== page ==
Fun is Where You Find It (Part 6)

Part of being self-sufficient is finding ways to enjoy the holidays without spending a lot of money doing it. All of the Fun is Where You Find It posts have one thing in common—they all discuss methods of having a lot of fun during the holidays (even personal holidays) without incurring a lot of debt. The Christmas holidays are often associated with spending boatloads of cash in an effort to get enough glitter to make the day special. Christmas is special all by itself and truly doesn’t require any help from the bank.

Of course, there is the act of decorating both tree and house. Some people have turned what should be a joyful occasion into a chore of extreme drudgery. In fact, I sometimes hear people ask why they should even bother, which misses the point of decorating entirely. Turning the event into a family affair where everyone has a bit of fun with the decorating is the way to have fun without spending much at all. Afterward, you can bask in the glow of a home made cheery and special for the holiday. OK, you do need to buy the tree, unless you like the artificial variety that you can stow away each year, but that should be the extent of your spending for the most part. We do buy a new ornament each year.

One of the ways to have fun is to tell the story behind ornaments as you put them on the tree. We do that each year. Some of our ornaments come from when we were first married and we’ll talk about them in light of our youth and dreams. We have ornaments we bought with pet names on them and putting the ornament on the tree brings the pet to mind. We’ll talk about the pet’s odd behavior or the time he/she turned the tree over. The point is that putting the ornaments on becomes a time of remembrance—a time of telling stories about Christmas past.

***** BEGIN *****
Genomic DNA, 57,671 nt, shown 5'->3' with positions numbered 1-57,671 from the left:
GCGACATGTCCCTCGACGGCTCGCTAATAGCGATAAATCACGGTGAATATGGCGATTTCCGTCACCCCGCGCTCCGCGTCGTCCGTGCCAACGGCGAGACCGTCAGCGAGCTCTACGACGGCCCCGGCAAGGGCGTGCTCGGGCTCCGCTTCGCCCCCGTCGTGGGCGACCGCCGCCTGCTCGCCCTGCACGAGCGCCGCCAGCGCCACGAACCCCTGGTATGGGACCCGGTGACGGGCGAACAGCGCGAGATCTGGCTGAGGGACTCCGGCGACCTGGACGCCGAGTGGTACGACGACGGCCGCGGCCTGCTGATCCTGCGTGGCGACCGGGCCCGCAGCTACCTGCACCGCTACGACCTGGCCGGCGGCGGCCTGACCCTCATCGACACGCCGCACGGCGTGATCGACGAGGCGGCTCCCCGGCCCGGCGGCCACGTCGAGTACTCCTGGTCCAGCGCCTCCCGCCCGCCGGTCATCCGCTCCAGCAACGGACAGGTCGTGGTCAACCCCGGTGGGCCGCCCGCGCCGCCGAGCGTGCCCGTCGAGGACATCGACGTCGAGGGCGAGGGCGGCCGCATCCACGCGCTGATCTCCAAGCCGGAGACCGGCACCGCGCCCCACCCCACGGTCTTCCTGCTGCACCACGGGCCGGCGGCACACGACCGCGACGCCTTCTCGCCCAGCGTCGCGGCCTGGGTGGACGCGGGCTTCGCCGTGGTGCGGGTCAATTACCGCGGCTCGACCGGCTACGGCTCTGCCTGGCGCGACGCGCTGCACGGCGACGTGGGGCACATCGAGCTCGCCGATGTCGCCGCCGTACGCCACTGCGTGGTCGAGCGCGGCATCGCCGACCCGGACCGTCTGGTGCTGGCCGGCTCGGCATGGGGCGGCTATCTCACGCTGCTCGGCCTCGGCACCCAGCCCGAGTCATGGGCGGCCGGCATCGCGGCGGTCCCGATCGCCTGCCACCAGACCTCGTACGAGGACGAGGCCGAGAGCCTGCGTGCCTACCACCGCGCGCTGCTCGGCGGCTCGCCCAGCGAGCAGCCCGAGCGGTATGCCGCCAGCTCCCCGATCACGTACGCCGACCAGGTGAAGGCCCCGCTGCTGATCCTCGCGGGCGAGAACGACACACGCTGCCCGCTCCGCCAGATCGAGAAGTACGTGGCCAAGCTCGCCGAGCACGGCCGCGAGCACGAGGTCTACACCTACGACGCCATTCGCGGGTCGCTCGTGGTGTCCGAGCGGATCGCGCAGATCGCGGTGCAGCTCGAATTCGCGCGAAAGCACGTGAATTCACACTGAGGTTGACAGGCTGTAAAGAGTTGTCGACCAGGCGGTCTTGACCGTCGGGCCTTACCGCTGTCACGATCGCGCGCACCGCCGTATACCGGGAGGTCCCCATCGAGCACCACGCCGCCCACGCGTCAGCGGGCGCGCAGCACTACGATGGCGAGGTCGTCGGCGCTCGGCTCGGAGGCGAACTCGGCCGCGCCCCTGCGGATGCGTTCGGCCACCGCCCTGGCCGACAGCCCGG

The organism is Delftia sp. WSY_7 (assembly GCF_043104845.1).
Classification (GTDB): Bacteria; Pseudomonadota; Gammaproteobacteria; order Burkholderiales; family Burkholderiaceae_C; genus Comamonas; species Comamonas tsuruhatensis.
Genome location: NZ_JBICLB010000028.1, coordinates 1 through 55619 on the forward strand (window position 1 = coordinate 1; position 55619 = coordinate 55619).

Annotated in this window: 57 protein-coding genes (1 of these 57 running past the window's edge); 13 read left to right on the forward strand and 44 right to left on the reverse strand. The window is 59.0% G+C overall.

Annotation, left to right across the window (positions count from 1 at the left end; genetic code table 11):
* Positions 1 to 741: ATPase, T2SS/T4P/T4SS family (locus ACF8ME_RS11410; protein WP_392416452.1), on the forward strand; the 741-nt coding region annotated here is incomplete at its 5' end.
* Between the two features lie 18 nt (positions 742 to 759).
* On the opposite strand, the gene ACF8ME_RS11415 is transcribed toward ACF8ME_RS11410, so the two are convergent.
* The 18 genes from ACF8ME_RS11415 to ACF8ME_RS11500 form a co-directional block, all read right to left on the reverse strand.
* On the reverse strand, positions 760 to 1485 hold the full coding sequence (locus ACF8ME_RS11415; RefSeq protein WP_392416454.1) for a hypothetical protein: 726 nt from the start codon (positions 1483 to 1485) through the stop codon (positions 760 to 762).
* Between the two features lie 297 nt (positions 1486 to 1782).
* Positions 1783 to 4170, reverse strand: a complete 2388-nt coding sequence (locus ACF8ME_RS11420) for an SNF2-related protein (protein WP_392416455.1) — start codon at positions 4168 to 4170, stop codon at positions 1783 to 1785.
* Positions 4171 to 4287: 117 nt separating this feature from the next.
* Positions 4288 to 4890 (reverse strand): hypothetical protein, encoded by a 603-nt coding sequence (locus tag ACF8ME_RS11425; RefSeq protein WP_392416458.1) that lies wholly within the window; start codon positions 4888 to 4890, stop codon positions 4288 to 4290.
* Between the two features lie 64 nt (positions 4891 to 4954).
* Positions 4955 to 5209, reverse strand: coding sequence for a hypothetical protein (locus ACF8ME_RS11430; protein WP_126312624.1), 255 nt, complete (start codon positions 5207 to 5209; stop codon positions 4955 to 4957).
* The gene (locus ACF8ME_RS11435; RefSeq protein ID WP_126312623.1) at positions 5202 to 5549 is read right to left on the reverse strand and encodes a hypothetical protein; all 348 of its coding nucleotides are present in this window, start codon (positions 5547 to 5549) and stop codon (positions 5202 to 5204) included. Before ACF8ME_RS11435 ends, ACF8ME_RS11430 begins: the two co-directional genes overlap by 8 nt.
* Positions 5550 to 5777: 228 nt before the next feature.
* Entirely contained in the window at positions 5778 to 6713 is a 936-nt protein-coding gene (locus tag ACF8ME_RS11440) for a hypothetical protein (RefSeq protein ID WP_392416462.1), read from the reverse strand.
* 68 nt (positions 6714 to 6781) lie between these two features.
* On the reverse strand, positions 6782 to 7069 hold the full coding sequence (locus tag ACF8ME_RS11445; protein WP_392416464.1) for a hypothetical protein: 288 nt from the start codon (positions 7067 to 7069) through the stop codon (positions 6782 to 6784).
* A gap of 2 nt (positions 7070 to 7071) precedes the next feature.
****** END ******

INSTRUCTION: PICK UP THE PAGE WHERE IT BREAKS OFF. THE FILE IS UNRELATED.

Decorating comes with special music (as most of our special events do). For us, listening to Bing Crosby’s White Christmas is an absolute must. Peter, Paul, and Mary’s Holiday Celebration is another favorite. In fact, we have a nice stack of special Christmas music, including a few oddities, such a Jingle Cats, that some would consider more annoying than joyful. The point is that listening to music as you decorate and tell stories is low cost atmosphere that helps keep things jolly.

A celebration isn’t complete without special food and we have ours. After I get the tree set up, put on the lights, and add a few ornaments, it’s off to the kitchen to make oyster stew. I only make this particular kind of oyster stew for our one day of decorating of each year, which means we really look forward to it. The fact that the food is unique to that particular day makes it quite special. I have to admit that I do spend a little more than usual to make my oyster stew, but I checked this year and the items were well under $15.00—far less than we’d spend at the restaurant.

Our all day event costs well under $70.00 and we feel the effects of it during the entire Christmas season. Yes, this is the most expensive Fun is Where You Find It post to date, but even so, given that we keep the tree up until January 6th (Epiphany, the traditional end of the Christmas holiday), the cost per day is quite low (about $1.90 per day this year) and we have a lot of fun doing it. Christmas is a time of sharing, of love, and of renewal. Put the joy back in your Christmas by taking the money back out.

What are ways that you can think of to turn the Christmas holiday chores into fun events? Do you have special keepsake traditions that you share with your family? Let me know your thoughts at John@JohnMuellerBooks.com.

 

Author: John

John Mueller is a freelance author and technical editor. He has writing in his blood, having produced 99 books and over 600 articles to date. The topics range from networking to artificial intelligence and from database management to heads-down programming. Some of his current books include a Web security book, discussions of how to manage big data using data science, a Windows command -line reference, and a book that shows how to build your own custom PC. His technical editing skills have helped over more than 67 authors refine the content of their manuscripts. John has provided technical editing services to both Data Based Advisor and Coast Compute magazines. He has also contributed articles to magazines such as Software Quality Connection, DevSource, InformIT, SQL Server Professional, Visual C++ Developer, Hard Core Visual Basic, asp.netPRO, Software Test and Performance, and Visual Basic Developer. Be sure to read John’s blog at http://blog.johnmuellerbooks.com/. When John isn’t working at the computer, you can find him outside in the garden, cutting wood, or generally enjoying nature. John also likes making wine and knitting. When not occupied with anything else, he makes glycerin soap and candles, which comes in handy for gift baskets. You can reach John on the Internet at John@JohnMuellerBooks.com. John is also setting up a website at http://www.johnmuellerbooks.com/. Feel free to take a look and make suggestions on how he can improve it.